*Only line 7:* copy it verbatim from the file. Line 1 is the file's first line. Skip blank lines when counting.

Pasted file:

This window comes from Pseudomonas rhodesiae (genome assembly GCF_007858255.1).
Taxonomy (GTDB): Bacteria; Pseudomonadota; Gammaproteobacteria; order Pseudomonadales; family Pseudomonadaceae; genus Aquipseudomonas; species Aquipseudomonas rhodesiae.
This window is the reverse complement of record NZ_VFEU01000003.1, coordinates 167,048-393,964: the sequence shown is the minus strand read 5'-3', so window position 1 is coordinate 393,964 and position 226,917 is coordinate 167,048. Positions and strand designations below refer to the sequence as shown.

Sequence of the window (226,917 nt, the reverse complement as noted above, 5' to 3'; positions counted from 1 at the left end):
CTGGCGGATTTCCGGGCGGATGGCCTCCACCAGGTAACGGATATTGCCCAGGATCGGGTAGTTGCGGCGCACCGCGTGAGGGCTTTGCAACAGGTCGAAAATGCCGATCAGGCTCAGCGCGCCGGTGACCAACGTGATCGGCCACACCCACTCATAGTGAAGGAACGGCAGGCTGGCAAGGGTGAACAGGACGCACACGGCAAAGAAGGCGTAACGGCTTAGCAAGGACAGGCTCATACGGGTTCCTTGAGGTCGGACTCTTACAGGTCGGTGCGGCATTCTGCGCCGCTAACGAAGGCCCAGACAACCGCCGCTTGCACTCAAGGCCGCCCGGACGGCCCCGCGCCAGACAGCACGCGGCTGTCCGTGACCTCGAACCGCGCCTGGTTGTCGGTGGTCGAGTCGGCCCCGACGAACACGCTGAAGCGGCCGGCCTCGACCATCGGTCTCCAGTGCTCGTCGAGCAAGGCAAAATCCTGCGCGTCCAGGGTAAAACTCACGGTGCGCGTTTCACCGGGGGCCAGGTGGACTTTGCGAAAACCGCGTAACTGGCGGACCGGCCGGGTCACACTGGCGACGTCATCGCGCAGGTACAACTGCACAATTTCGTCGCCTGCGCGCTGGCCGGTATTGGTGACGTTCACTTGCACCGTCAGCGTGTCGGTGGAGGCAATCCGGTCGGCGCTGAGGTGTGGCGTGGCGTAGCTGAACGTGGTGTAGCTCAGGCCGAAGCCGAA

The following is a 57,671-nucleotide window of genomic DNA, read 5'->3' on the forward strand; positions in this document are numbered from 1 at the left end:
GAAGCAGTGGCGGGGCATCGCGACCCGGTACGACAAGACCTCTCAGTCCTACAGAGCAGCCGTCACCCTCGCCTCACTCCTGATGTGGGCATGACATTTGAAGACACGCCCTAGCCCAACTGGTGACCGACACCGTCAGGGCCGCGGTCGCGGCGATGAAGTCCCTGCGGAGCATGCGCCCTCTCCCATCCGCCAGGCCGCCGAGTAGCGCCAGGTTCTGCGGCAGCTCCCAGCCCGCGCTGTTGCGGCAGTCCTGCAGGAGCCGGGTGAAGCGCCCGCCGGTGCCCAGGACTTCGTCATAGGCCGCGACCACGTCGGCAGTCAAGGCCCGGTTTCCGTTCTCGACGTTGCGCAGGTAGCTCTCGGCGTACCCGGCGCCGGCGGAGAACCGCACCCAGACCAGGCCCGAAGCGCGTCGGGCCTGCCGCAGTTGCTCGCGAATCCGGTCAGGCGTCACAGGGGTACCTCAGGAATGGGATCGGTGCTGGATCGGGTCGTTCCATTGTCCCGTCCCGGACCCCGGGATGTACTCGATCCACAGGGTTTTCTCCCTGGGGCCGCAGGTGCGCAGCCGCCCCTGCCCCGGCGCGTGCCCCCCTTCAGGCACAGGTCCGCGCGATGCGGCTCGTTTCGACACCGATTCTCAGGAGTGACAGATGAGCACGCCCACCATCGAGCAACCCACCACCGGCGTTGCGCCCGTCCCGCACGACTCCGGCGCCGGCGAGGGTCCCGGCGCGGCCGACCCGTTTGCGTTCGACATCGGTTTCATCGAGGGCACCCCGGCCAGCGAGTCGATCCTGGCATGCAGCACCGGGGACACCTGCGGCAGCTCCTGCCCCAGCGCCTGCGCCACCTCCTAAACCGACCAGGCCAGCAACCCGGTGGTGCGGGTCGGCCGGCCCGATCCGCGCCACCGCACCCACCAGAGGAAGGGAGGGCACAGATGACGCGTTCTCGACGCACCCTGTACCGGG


GAAGCAGTGGCGGGGCATCGCGACCCGGTACGACAAGACCTCTCAGTCCTACAGAGCAGCCGTCACCCTCGCCTCACTCCTGATGTGGGCATGACATTTGAAGACACGCCCTAGCCCAACTGGTGACCGACACCGTCAGGGCCGCGGTCGCGGCGATGAAGTCCCTGCGGAGCATGCGCCCTCTCCCATCCGCCAGGCCGCCGAGTAGCGCCAGGTTCTGCGGCAGCTCCCAGCCCGCGCTGTTGCGGCAGTCCTGCAGGAGCCGGGTGAAGCGCCCGCCGGTGCCCAGGACTTCGTCATAGGCCGCGACCACGTCGGCAGTCAAGGCCCGGTTTCCGTTCTCGACGTTGCGCAGGTAGCTCTCGGCGTACCCGGCGCCGGCGGAGAACCGCACCCAGACCAGGCCCGAAGCGCGTCGGGCCTGCCGCAGTTGCTCGCGAATCCGGTCAGGCGTCACAGGGGTACCTCAGGAATGGGATCGGTGCTGGATCGGGTCGTTCCATTGTCCCGTCCCGGACCCCGGGATGTACTCGATCCACAGGGTTTTCTCCCTGGGGCCGCAGGTGCGCAGCCGCCCCTGCCCCGGCGCGTGCCCCCCTTCAGGCACAGGTCCGCGCGATGCGGCTCGTTTCGACACCGATTCTCAGGAGTGACAGATGAGCACGCCCACCATCGAGCAACCCACCACCGGCGTTGCGCCCGTCCCGCACGACTCCGGCGCCGGCGAGGGTCCCGGCGCGGCCGACCCGTTTGCGTTCGACATCGGTTTCATCGAGGGCACCCCGGCCAGCGAGTCGATCCTGGCATGCAGCACCGGGGACACCTGCGGCAGCTCCTGCCCCAGCGCCTGCGCCACCTCCTAAACCGACCAGGCCAGCAACCCGGTGGTGCGGGTCGGCCGGCCCGATCCGCGCCACCGCACCCACCAGAGGAAGGGAGGGCACAGATGACGCGTTCTCGACGCACCCTGTACCGGG